Imagine you started an airline in Australia.

Why would you do that? Well, because our continent is big. It’s faster to move things by air. And the meeting of people and the meeting of minds is productive. Productivity drives national wealth and everyone benefits.

Then imagine your airline was so successful that you decided it could offer services to international travellers. People could fly to and from Australia to make new connections, to exchange ideas, to trade, to drive productivity. Suddenly you were proudly running an international airline, one of the world’s best, one of the safest. Soon you were experimenting with some of the shiniest, most impressive aircraft in the world.

Now imagine that the government regulated domestic fares – all Australians would be able to travel at specified prices, the Australian government would guarantee it and pay half. But the airline could charge market rates to international travellers.

That seems a bit odd. I don’t think many airlines are regulated in quite that way. But our universities are. The price and indeed volume, number of students, is set for domestic students, but international students pay market rates for tuition. International students make the choice of whether to come to Australian universities, or go to other universities across the world, perhaps in England or in North America, great intellectual centres of the Western world. Importantly, international students don’t take places from Australians. The sector just expands, like the airline system.

It surprises some people that so many international students chose Australia for their education. We overtook the UK. It is not that we are cheaper, our fees are significant. It is more that students want to come. The education our universities offer is world class, and students like the welcoming nature of Australian society.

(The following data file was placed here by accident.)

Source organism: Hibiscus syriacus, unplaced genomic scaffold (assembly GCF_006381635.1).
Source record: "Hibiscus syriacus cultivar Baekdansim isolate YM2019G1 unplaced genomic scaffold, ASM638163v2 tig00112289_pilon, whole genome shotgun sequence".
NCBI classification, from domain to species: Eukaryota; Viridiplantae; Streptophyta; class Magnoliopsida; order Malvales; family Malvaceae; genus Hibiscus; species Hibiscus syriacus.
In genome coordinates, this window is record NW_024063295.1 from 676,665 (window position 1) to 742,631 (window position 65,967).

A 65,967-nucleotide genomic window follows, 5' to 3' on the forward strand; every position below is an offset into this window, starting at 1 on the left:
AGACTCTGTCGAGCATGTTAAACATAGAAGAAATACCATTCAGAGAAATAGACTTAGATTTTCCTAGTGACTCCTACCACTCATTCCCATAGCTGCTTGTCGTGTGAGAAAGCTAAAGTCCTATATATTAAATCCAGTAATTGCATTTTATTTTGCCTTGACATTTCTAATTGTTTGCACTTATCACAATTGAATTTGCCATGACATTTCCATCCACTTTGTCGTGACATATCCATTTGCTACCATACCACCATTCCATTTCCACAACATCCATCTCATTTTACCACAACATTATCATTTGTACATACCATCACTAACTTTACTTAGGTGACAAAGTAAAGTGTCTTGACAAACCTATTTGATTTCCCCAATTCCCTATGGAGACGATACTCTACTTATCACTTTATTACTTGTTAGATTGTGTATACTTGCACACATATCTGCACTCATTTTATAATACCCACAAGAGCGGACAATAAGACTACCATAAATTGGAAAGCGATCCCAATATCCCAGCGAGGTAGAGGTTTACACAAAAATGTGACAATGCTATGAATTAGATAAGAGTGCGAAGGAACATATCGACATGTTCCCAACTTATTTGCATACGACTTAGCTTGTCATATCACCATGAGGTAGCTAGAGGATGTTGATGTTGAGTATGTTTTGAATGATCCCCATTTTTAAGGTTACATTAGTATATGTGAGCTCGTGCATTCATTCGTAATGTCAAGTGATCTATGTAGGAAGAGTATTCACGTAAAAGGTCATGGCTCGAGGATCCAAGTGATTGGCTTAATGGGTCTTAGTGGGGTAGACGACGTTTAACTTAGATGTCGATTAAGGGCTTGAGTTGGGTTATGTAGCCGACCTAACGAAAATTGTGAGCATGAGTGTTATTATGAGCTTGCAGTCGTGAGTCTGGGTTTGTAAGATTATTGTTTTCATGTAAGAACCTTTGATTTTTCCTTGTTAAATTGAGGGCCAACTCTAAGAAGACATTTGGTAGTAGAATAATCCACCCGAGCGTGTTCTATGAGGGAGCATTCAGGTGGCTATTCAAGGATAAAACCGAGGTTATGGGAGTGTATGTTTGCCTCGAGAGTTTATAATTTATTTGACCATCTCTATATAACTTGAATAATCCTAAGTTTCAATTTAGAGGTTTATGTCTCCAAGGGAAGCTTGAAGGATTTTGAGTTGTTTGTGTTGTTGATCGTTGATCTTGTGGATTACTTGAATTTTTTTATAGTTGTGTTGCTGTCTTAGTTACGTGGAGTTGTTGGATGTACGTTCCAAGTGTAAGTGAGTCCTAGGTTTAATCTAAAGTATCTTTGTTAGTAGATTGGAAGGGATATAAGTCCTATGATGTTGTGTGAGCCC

Who would have thought that Australia would emerge as a world leader in international education?

Socrates, Aristotle and Archimedes started the intellectual tradition for western peoples in Greece. Later people like Isaac Newton and Charles Darwin were exemplars in the UK, and in the US great minds had a huge impact, Benjamin Franklin and Thomas Edison – Einstein moved to Princeton. But from a student perspective it is Australia that is now an international destination of choice for many young people in the 21st century.

So, having managed to adapt to globalisation, here we are in COVID.

Our major Australian airline is struggling partly because it relies on international business that has collapsed. The $267m in JobKeeper payments are helping it buy time and soften the blows that will hit both the company and individual employees as everyone transitions through this painful crisis.

Our universities are struggling too. Universities didn’t receive JobKeeper. There is a new JobReady Graduates bill in Parliament that sounds like a similar thing but it mostly just stretches current funding so as to provide places for more Australian students. Providing more places sounds good, so there is some support for this but it is complicated by the fact that there will be less funding per student. One interesting thing about JobReady Graduates is that it aims to support teaching rather than research costs. A research stimulus package could be the perfect solution and I know many good people are looking at that.